Did you know that 75_% of women will develop some degree of pelvic organ prolapse during their lifetime? Just another one of the joys of being a woman!
But what exactly is prolapse?
The pelvic cavity holds the bladder, uterus and rectum. The pelvic floor, which consists of muscles and supportive tissues, works to support these organs from underneath and around. When the pelvic floor experiences trauma it can weaken and overstretch. When this happens, the support reduces and so the pelvic organs can slip downwards creating a prolapse.
What causes pelvic floor trauma?
Anything that increases pressure through the pelvic cavity can weaken, overstretch and damage your pelvic floor. The most common risk factors for this are pregnancy, birth, regular heavy lifting, high impact sports or chronic coughing or straining. High volumes of certain exercises such as sit-ups, curl ups, crunches and double leg lifts at the gym, in yoga or Pilates can also lead to pelvic floor trauma.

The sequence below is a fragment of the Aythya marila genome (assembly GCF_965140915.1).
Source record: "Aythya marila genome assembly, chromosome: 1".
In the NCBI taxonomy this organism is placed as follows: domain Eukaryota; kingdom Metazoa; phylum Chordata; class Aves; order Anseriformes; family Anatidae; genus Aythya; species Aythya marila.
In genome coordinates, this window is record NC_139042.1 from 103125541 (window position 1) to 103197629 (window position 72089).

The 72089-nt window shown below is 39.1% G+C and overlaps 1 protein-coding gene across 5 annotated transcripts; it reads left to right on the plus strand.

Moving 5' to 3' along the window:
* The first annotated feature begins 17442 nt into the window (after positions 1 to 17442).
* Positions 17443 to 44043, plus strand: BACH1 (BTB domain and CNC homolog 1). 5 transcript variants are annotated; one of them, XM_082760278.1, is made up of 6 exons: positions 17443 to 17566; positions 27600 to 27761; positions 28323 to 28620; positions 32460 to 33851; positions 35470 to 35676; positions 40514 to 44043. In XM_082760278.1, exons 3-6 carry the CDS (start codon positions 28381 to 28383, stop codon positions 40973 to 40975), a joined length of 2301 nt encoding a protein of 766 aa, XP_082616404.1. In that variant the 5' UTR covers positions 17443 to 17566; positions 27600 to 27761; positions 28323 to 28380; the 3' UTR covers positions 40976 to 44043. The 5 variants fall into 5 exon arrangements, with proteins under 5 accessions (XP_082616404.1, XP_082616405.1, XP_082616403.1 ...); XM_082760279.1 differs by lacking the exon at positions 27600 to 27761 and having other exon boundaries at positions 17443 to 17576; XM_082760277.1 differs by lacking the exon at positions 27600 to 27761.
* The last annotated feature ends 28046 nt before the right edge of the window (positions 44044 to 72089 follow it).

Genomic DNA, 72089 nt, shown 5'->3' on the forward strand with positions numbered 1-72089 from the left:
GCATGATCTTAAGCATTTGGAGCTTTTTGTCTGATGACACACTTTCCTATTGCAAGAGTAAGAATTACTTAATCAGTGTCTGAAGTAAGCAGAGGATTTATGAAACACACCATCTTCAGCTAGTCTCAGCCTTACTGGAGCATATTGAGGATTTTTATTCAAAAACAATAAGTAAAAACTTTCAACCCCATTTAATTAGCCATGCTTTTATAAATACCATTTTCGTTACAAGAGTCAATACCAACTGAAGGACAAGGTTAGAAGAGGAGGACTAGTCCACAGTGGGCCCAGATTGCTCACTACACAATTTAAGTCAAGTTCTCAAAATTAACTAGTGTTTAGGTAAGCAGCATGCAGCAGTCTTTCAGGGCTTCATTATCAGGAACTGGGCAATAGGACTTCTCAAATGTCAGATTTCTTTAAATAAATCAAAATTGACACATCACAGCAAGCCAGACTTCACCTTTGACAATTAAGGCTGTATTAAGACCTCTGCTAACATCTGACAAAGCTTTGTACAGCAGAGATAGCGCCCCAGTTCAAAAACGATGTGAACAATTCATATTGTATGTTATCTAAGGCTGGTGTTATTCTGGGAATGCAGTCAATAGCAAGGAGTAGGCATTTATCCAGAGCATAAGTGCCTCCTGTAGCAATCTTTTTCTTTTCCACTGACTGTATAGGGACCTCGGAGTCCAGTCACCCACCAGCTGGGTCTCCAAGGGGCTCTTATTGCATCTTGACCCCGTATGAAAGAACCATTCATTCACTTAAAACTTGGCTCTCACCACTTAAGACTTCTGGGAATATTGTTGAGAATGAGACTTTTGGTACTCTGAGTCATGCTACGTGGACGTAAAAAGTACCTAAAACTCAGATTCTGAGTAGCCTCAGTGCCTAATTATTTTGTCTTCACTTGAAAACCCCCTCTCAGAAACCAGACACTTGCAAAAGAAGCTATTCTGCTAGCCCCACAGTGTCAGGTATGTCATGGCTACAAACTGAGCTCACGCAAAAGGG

What would I feel if I had a prolapse?
The symptoms of prolapse depend on what type of prolapse you have. Prolapse can be experienced as any of the following: pressure in the pelvis/lower abdomen, a vaginal bulge or feeling of fullness, lower back ache, recurrent UTI’s, pain with intercourse, difficulty fitting tampons, urinary problems and problems with opening your bowels.
I think I may have a prolapse, what now?
If you are experiencing any of the above symptoms or have concerns that you may have a pelvic organ prolapse, come and see one of our physiotherapists specialising in women’s health. They will complete a thorough assessment, make a diagnosis and formulate a treatment plan to improve your prolapse and reduce the impact it has on your life.
What if I don’t have a prolapse but I think my pelvic floor is weak?
Strengthening your pelvic floor reduces your risk of pelvic organ prolapse. Turns out that old saying is true- prevention is better than a cure! If you would like a full pelvic floor assessment, book in with one of our women’s health physiotherapists.